Certain words are like sparks in a puddle of gasoline. “Bias” is definitely one of those words—and for good reason. If there is something that we are doing, that we are unaware of, that is causing harm to others, then we definitely should be taking it seriously.
So, is there bias lurking in your learning data? Of course there is. Learning data is produced by humans (Shh; don’t tell the people who think that the LMS is doing all the work.) Where there are humans, there is bias, but to be able to do something about bias, you need to understand it. The terminology can be confusing so let’s get our terms straight.
Cognitive bias is a systematic error in thinking when evaluating information and acting on it.
Look at that word “systemic.” This isn’t about being mistaken or clumsy. This is about a shortcut that your brain makes on a regular basis that leads to errors. Your brain is always taking shortcuts. You have no choice. There’s just too much information in the world around you to take it all in without making some quick guesses about the scattered stimuli that you receive from your senses.
Magicians use your own cognitive biases against you to create their illusions. For more information about cognitive biases, check out Beau Lotto's TED talk. And, Jim Kline provides an example of a type of cognitive bias called a mental scotoma—the inability to see something if your brain can’t make sense of it—in a LinkedIn article.
This all may sound a bit innocuous. Where is the real evil specter of discrimination that we do without even knowing about it?
Implicit bias (also called unconscious bias) results from a set of beliefs about the world that you are not consciously aware of that still affect the choices you make about what you perceive.
I grew up in the seventies watching a lot of television, and on every show about police, the criminals were Black. I don’t consciously believe that Black people are criminals, but those years of reinforcement in my impressionable years left an implicit bias that took me many years to notice. It takes a lot of work to undo these biases. There are plenty of resources for that.
Bias in L&D
But how would that manifest in L&D? I was once working with an L&D team that had spent several years getting their company to transition from instructor-led training to online training. I was helping them with a major data migration, and I asked about the records for people without computers.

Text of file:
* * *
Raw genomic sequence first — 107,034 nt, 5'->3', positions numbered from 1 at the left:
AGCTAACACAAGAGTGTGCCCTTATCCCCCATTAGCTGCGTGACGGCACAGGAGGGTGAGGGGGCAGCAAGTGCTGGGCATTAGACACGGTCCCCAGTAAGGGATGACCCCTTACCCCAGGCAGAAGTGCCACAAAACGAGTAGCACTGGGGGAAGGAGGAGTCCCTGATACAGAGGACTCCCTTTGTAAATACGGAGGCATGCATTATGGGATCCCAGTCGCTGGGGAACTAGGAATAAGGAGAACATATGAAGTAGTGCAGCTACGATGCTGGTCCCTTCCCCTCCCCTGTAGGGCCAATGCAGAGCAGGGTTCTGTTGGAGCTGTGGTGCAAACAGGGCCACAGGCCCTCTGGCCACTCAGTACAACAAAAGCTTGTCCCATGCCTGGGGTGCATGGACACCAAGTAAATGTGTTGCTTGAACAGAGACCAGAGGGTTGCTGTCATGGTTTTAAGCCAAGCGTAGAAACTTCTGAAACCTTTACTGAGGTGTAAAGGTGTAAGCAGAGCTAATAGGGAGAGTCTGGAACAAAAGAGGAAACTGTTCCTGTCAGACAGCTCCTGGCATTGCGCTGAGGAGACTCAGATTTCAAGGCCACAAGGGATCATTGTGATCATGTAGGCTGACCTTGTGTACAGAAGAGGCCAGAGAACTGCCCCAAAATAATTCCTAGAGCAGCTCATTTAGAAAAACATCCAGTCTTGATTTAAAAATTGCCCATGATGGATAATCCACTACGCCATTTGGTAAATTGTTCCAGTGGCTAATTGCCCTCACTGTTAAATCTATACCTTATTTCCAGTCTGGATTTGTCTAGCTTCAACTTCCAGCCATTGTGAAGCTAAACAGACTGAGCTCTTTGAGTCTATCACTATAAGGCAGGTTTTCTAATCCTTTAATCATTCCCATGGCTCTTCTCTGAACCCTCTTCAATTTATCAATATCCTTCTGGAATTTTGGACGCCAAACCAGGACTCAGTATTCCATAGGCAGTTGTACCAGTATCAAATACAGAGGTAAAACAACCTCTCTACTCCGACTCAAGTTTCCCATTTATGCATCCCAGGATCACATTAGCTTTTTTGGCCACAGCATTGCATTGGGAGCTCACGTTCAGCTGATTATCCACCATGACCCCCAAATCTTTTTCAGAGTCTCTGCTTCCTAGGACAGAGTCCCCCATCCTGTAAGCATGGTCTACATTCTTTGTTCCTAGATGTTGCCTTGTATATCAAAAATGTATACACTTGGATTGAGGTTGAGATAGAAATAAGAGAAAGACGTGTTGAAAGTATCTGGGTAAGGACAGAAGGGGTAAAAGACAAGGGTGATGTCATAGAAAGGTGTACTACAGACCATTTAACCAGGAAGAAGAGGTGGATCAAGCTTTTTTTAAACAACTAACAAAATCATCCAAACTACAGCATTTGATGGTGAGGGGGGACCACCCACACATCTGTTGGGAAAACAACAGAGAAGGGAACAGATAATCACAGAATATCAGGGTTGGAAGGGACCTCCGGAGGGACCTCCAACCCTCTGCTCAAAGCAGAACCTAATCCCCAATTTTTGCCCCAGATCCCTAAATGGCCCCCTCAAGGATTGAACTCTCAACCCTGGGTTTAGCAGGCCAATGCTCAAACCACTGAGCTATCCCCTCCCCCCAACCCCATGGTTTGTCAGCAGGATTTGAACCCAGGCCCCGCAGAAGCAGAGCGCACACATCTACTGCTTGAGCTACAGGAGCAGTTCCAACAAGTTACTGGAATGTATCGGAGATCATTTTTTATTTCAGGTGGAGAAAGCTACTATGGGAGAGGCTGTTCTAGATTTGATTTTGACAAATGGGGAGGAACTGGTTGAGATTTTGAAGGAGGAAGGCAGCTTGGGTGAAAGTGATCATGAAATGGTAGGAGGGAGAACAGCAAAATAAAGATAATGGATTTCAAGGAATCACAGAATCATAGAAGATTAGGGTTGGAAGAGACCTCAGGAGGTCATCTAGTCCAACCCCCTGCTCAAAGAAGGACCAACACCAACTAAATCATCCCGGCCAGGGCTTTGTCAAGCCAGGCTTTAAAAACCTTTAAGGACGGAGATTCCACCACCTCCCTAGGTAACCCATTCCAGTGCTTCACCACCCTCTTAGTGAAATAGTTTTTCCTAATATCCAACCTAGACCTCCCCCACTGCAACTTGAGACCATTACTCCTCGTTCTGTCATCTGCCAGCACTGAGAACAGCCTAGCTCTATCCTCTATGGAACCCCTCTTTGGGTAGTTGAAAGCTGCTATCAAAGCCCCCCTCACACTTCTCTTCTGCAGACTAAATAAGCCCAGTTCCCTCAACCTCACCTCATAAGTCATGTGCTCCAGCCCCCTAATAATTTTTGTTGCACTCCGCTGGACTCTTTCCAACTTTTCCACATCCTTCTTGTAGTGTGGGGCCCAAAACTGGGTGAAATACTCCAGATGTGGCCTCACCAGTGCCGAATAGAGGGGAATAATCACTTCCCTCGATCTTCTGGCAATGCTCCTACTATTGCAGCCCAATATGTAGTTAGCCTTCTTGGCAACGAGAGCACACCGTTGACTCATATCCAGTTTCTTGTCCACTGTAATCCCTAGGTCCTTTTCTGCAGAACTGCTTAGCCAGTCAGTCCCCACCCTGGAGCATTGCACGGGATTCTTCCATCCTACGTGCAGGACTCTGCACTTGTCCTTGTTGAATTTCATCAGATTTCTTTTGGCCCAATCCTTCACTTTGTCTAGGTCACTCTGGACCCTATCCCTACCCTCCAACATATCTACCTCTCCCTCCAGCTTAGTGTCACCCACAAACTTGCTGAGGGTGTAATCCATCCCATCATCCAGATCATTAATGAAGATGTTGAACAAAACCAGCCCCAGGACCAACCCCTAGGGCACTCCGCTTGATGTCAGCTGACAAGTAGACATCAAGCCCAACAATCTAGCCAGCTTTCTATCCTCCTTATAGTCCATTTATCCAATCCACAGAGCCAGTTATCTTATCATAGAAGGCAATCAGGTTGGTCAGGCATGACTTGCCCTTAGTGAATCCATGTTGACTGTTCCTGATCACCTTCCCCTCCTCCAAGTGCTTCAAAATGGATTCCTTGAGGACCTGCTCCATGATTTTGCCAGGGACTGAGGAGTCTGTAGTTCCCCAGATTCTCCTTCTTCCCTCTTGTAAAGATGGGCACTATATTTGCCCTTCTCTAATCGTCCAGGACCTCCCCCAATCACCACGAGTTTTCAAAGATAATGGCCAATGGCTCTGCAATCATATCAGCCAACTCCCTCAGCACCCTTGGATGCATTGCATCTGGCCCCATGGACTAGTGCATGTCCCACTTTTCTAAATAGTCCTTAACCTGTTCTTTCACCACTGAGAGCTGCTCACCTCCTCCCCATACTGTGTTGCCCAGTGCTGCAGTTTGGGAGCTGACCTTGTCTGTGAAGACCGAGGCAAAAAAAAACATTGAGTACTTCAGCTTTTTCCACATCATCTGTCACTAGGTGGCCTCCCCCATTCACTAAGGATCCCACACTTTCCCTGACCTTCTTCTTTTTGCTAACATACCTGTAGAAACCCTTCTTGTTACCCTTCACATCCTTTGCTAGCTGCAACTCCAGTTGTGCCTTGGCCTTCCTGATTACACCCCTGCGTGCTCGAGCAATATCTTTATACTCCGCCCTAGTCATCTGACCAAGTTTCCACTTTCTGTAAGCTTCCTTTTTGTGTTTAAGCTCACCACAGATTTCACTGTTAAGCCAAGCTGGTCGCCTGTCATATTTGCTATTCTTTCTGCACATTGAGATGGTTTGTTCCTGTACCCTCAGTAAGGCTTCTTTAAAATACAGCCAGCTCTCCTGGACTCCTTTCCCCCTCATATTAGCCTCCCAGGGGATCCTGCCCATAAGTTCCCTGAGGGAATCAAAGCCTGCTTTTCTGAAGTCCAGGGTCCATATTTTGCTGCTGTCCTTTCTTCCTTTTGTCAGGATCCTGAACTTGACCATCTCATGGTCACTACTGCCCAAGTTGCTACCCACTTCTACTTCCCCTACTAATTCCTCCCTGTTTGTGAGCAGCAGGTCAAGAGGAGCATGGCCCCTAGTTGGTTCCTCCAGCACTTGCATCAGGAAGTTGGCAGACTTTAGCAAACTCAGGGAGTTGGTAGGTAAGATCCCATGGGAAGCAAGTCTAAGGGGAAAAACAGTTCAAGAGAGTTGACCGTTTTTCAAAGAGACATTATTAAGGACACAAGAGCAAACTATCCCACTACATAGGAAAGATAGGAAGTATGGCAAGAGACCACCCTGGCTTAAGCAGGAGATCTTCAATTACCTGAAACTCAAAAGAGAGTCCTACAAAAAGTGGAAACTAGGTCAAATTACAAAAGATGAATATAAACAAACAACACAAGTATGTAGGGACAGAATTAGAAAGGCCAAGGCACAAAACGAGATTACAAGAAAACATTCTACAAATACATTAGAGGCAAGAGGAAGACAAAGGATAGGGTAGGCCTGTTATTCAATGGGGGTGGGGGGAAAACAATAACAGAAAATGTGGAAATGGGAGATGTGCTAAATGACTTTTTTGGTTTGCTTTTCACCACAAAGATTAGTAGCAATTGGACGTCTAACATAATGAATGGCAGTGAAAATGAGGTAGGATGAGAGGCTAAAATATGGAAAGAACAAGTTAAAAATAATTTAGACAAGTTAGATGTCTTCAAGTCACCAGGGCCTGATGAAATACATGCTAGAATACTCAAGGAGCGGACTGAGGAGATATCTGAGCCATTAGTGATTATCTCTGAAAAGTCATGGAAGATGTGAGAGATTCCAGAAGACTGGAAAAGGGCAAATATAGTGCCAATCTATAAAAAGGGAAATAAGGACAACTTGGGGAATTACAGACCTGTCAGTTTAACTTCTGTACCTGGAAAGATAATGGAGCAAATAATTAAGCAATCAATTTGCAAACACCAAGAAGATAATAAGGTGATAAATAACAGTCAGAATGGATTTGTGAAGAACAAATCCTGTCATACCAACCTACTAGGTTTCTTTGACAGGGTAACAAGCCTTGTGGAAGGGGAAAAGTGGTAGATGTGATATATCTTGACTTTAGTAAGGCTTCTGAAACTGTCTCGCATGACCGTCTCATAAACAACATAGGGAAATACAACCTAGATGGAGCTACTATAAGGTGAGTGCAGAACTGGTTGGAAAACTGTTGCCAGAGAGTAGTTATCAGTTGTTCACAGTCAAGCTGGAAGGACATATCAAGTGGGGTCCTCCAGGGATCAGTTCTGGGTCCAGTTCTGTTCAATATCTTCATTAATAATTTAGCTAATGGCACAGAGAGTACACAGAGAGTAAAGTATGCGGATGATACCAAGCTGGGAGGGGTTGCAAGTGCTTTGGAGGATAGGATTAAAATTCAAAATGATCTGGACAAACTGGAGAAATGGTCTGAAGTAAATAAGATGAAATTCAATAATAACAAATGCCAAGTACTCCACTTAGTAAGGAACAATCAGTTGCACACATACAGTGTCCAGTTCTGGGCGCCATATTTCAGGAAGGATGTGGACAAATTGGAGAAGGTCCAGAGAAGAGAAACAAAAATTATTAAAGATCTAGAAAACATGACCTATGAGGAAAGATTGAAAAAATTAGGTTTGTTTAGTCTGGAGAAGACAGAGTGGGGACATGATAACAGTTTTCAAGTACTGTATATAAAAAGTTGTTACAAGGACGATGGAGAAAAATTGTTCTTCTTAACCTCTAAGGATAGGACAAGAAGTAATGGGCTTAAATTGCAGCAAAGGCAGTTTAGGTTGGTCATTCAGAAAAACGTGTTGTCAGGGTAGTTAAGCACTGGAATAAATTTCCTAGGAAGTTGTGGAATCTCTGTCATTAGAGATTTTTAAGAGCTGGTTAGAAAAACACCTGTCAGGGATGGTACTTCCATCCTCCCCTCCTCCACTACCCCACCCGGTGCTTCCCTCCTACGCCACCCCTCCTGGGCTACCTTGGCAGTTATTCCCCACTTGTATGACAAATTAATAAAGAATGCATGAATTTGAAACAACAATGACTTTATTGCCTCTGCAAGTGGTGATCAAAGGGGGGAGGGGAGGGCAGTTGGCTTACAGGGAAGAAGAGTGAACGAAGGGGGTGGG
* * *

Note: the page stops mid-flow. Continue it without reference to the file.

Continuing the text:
They looked at me with bewildered expressions. “There are no learners without computers,” one of them said. When I pointed out that the company included facilities staff, manufacturing staff, and field workers who did not have computers, they were floored.
They had been so focused on online learning that they didn’t believe that anyone who didn’t have a computer would still be a learner. Think about how this mistake could affect decision making about deploying learning resources. Familiarizing yourself with different types of implicit bias is a good place to start.
How bias creeps into learning data—and what to do about it
Maybe you don’t believe this is a real issue. After all, learning data comes from an LMS. Users take courses and receive completions without human intervention; how could bias creep in? It’s just learning data. It’s not like we are running a statistical study.
Actually, these assertions are wrong. Humans have their fingers all over your “automated” data. Courses and learners are entered by admins. Completions that weren’t captured because of user or system errors are manually “corrected.” Reports are usually transferred to a spreadsheet so they can be “cleaned up.”
Learning data is not straightforward. In the age of Big Data, we make the mistaken assumption that we no longer need statistics because we now have all of the data. Look at the learning data in your company. Does it represent all of the learning that is happening? Is every learner represented?